The management and employees of a local convenience store aren’t letting a slap in the face at holiday time stop them from remembering the reason for the season.
On Monday afternoon, the Pak-A-Sak convenience store on Line Street in Columbia City was lauded by the local Salvation Army as the first organization to volunteer for Friday bell-ringing duty this holiday season.
Just hours later, the store was held up at gunpoint, but the store’s employees are even more determined to help the needy despite the harrowing Monday night ordeal.
“We’re dedicated to caring,” said Pak-A-Sak Manager Teena Hensley. “We care about the town of Columbia City and our customers and nobody here’s expressed any real concern about what we’re planning.”
The local Salvation Army called upon businesses and organizations to pitch in for the army’s annual fundraiser where volunteers stand at the entrances to various businesses and ring bells.
Donors are asked to drop monetary contributions into kettles near the bell ringers.
The Pak-A-Sak store was the first organization to answer the call.
A team of five Pak-A-Sak employees will work in three-hour shifts to collect money in front of the convenience store, ringing bells and greeting customers from 9 a.m. to 9 p.m. Dec. 3.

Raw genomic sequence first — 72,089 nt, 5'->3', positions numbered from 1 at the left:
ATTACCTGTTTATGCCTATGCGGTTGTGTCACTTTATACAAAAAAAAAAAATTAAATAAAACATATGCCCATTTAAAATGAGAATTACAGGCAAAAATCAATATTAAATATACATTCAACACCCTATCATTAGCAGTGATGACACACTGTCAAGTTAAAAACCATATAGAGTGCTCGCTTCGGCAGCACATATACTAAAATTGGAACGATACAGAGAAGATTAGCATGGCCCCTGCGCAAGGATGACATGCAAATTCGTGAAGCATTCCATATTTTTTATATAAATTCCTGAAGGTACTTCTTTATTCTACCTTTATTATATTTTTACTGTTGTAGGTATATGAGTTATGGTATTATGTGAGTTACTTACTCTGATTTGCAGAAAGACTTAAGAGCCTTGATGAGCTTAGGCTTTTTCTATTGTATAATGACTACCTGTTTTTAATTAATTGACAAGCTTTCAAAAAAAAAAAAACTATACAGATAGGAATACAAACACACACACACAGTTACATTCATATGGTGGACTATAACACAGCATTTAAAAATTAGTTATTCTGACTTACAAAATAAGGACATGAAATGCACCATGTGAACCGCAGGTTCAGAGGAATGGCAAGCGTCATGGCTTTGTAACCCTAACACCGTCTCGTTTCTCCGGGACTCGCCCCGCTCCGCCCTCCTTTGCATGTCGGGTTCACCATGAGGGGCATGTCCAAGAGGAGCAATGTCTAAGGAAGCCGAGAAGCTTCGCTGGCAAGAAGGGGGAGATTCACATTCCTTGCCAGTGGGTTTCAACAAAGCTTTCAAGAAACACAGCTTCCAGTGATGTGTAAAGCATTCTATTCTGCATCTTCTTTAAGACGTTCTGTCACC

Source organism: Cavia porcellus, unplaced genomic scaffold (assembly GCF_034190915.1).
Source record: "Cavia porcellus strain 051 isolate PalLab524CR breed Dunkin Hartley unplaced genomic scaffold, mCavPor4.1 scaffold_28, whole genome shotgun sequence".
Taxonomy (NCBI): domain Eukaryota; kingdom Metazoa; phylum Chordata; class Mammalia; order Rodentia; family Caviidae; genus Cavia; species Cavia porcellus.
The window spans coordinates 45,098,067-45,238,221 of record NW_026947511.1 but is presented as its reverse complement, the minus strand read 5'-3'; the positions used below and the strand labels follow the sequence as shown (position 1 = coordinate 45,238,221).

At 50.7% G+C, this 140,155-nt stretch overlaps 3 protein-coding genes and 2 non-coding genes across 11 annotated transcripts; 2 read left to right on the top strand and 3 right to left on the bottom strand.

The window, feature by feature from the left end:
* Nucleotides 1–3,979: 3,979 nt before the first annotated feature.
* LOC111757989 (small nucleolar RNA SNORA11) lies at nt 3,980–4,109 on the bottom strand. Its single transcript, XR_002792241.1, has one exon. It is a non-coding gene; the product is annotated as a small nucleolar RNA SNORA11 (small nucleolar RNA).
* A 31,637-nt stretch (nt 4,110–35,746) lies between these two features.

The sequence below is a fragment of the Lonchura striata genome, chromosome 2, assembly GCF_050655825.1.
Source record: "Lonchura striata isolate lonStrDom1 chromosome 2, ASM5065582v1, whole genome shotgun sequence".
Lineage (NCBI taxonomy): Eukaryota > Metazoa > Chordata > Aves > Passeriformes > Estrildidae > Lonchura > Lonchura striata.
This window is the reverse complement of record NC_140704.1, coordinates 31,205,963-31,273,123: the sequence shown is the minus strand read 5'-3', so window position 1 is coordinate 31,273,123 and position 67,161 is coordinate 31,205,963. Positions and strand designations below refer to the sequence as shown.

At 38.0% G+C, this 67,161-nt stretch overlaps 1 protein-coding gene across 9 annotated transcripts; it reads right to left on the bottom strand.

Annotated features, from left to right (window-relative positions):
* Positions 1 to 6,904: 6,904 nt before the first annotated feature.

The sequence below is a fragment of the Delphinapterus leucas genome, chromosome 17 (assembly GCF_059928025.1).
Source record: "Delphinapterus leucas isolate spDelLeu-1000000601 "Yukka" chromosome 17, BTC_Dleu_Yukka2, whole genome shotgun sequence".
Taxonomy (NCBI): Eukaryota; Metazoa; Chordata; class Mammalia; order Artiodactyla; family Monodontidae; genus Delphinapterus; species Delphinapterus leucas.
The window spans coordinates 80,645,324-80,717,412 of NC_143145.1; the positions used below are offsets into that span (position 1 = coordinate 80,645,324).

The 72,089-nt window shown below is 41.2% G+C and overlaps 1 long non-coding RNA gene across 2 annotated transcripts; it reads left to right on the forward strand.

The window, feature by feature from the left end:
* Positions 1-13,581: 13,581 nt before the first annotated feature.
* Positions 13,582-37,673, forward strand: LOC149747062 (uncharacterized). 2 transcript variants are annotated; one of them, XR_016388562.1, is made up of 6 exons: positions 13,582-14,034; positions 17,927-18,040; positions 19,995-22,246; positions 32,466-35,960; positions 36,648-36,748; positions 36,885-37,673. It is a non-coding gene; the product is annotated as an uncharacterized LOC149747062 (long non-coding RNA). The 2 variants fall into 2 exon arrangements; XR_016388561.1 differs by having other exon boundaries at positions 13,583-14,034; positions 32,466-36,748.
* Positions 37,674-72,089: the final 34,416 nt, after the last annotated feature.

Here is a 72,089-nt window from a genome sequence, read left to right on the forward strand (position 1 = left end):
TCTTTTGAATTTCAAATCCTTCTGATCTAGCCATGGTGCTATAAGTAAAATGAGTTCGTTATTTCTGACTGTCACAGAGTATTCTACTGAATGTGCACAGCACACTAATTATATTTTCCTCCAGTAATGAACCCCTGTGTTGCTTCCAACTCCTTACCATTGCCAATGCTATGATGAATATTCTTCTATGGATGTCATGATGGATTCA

Pat Mossburg of the local Salvation Army branch heard about the robbery Tuesday afternoon.
“I’m really saddened by this and I wonder sometimes if the people who do this sort of thing really know how their actions are affecting people,” Mossburg said.
“You have to wonder what’s going on with that person.”
Stronger than her sadness and disappointment with the crime that was committed is Mossburg’s level of inspiration by the staunch resolve being shown by her volunteer bell ringers.
“You know, it’s just amazing that they stepped up,” she said. “They’re the little place that can, as far as I’m concerned.
“I think it speaks volumes about not only the type of people they are, but also the company that allows them to do it.”
Mossburg said Tuesday she was uplifted by the group’s show of strength in the face of adversity.
“I can always be inspired by people who look past themselves and give to others the way these people do,” she said.
“They’ve helped us for the last three years with hygiene items and whenever I’ve run out, I know I can call them and they’ll come up with something for us.”
The Monday armed robbery happened at about 6:45 p.m. Police are still on the lookout for a while male in his late 30s or early 40s who brandished a firearm and made off with an undisclosed amount of cash.
Columbia City police, as well as members of the Indiana State Police and the Whitley County Sheriff’s Department responded to the incident.
Police say the suspect was dressed in a gray hooded sweatshirt, blue jeans and a dark baseball hat and dark-colored boots.
Police said a witness described the getaway care as an older model white Dodge Intrepid, with a block design that angles from the back door to the bottom of the front door.
“Maybe it’s just a sign of the times and I don’t know if maybe this person who did this is the kind of person who needs help too,” Mossburg said.
“It’s like bad things happening to good people. I’m just thankful to God that no one was hurt.”
Columbia City Police Det. Tim Longenbaugh said Tuesday the Columbia City Police Department will be beefing up patrols not only in the area around the Pak-A-Sak but also throughout the city.